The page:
I personally find a character boring when they either A) Aren’t contributing anything to the story. This is why Tom Bombadil rubs people the wrong way, I think. It isn’t so much that he’s boring in that he doesn’t really add much besides lore that isn’t referred to again and one or two Chekov’s Guns if I recall correctly. Then again, Tom’s appearance is contentious so I’ll just move on to B) When they stop acting like a real person. This is by far the most common error a lot of authors make with character, and it’s hard to get around sometimes. Like let’s say, for the sake of the plot, there has to be a betrayal, but for the sake of a reveal later, the traitor has to be alive and unimprisoned. So then, after the betrayal, the protagonist who has been betrayed ends up forgiving the traitor without any struggle between them at all. This makes the character less dynamic, as their actions serve the plot but not the character itself. Perhaps not the best example of this, I admit, but I hope it explains what I mean to some extent. Finally there’s C) The character is a clichéd character, with no new take on that cliché. I personally don’t think clichés are the worst thing ever, as long as the author is aware they’re using them and try to interpret and represent them in their own way, but when a character is just “The Chosen One” or “The Best Friend” then they can’t really engage with the audience at all.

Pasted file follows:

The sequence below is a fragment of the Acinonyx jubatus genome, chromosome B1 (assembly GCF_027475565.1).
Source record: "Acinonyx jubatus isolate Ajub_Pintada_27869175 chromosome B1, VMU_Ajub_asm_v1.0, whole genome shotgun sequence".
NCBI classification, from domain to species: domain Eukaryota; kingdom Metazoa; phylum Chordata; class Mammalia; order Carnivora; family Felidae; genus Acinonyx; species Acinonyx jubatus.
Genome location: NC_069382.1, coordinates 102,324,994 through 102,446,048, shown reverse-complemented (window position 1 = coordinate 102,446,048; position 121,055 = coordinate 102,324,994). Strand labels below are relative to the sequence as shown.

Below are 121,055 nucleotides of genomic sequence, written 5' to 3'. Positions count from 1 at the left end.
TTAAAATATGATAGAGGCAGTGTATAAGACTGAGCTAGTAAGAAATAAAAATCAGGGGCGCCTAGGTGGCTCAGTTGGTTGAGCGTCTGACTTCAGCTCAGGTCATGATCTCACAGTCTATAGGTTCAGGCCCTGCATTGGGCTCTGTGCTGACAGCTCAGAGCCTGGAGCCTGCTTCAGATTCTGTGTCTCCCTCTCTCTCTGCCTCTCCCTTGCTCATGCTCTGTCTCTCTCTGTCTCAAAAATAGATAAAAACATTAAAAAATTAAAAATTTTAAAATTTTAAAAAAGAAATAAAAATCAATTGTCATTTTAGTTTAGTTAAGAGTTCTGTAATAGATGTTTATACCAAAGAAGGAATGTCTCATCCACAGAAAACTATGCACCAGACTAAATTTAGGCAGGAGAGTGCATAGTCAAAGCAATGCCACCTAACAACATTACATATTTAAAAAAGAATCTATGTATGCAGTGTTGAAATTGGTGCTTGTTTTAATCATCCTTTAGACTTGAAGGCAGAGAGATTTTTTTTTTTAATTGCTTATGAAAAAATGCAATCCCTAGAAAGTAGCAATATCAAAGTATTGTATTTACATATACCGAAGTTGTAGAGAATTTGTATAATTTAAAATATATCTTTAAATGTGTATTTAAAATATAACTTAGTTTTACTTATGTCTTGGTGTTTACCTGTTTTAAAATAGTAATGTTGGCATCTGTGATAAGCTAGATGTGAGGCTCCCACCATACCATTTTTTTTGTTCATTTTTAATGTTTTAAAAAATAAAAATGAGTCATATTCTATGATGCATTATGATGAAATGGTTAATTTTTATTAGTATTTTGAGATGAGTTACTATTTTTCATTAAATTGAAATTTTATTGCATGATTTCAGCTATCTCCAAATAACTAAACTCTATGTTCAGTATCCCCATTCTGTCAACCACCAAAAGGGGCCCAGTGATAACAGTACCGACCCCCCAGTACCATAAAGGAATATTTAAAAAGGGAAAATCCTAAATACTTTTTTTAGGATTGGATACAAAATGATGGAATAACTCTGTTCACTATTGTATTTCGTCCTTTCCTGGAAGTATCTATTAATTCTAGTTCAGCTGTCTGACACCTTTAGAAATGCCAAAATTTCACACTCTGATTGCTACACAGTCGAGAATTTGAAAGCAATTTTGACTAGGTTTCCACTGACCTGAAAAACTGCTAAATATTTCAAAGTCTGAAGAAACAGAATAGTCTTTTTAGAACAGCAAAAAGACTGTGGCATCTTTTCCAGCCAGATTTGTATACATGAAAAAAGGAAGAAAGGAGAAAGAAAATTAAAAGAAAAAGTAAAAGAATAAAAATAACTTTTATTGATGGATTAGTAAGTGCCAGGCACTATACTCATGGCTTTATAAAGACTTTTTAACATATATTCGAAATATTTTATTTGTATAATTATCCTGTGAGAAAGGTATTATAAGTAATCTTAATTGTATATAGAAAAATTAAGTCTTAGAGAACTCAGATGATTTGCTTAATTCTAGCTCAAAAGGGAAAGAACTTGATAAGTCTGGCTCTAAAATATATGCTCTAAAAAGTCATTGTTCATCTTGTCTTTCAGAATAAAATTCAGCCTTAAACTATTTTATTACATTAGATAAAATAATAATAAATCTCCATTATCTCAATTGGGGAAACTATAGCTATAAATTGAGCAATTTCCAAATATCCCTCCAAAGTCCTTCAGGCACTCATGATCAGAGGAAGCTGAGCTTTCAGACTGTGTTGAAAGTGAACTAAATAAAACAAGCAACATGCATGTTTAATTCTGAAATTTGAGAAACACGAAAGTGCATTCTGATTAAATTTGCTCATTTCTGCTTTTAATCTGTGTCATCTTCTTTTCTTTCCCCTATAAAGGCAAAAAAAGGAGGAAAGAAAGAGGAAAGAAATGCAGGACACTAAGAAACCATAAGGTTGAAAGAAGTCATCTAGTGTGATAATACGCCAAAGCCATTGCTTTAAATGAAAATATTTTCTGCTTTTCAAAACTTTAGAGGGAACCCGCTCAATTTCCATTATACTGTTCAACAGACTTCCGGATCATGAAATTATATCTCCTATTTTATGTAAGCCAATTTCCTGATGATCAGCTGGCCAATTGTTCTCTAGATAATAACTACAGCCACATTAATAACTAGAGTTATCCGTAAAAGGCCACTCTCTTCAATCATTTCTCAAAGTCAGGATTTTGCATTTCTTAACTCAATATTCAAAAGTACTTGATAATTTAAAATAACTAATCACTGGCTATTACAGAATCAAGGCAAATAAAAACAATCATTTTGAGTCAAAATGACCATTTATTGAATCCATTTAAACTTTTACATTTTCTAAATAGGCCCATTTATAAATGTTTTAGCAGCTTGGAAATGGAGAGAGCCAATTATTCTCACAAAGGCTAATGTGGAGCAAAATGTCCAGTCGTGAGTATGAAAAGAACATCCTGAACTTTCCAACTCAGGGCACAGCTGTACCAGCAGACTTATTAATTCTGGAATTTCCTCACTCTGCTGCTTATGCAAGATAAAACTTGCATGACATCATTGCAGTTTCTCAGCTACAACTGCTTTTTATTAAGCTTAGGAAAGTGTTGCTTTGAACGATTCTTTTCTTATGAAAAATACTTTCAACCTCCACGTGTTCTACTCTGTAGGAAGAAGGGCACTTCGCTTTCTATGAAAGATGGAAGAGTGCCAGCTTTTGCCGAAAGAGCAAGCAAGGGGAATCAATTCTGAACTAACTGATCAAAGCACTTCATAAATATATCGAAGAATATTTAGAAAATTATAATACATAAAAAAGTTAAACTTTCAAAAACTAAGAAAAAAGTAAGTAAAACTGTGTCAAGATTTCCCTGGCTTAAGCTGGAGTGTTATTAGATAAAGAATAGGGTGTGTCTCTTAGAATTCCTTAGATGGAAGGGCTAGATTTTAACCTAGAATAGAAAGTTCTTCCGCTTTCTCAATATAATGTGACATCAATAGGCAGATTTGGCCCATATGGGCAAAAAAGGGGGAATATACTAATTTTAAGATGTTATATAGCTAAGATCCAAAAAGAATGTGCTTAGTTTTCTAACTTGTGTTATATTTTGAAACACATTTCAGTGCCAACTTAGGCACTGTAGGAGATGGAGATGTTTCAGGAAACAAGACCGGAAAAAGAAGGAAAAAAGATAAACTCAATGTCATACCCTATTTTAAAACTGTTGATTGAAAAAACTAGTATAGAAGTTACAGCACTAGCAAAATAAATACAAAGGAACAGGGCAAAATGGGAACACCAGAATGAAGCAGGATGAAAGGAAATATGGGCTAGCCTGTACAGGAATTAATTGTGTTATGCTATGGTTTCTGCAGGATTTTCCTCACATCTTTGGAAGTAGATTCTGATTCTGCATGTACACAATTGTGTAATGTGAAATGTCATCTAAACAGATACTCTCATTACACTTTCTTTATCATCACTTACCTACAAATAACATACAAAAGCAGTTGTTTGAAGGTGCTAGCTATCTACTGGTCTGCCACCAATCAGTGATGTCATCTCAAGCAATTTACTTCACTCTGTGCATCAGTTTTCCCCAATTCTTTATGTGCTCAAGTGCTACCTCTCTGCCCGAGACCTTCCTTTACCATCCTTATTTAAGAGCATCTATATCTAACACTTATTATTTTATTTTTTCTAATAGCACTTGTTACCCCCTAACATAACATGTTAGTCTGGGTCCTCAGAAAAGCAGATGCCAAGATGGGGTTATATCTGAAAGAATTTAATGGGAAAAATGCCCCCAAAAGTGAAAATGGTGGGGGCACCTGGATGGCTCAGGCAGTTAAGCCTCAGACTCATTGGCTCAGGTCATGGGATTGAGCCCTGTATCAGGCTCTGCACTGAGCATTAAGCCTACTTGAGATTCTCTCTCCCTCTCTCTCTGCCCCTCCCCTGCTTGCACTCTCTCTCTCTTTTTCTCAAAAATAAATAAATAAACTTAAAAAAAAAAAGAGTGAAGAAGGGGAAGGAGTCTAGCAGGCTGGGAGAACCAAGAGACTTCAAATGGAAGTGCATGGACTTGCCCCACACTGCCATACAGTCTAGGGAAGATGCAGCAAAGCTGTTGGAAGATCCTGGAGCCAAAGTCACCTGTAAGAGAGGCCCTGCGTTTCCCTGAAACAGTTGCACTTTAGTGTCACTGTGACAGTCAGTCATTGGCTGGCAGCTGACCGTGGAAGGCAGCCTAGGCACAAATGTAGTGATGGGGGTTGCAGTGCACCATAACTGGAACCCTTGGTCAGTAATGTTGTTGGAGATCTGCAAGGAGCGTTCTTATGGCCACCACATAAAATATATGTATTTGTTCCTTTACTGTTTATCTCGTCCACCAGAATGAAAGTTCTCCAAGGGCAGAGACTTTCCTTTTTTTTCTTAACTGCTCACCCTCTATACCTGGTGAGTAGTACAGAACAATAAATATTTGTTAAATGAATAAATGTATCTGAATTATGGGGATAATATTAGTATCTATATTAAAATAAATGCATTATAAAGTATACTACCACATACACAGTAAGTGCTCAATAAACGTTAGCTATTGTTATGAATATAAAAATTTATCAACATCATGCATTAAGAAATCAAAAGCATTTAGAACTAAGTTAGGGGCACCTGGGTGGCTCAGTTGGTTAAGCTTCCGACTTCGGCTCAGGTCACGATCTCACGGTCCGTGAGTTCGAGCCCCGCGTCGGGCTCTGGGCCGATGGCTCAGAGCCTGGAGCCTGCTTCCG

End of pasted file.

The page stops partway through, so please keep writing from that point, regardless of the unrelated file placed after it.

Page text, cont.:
#5

The Twilight series achieved a fair bit of financial success, however…
So I’d caution against an analysis of Bella Swan that results in "this is a boring character."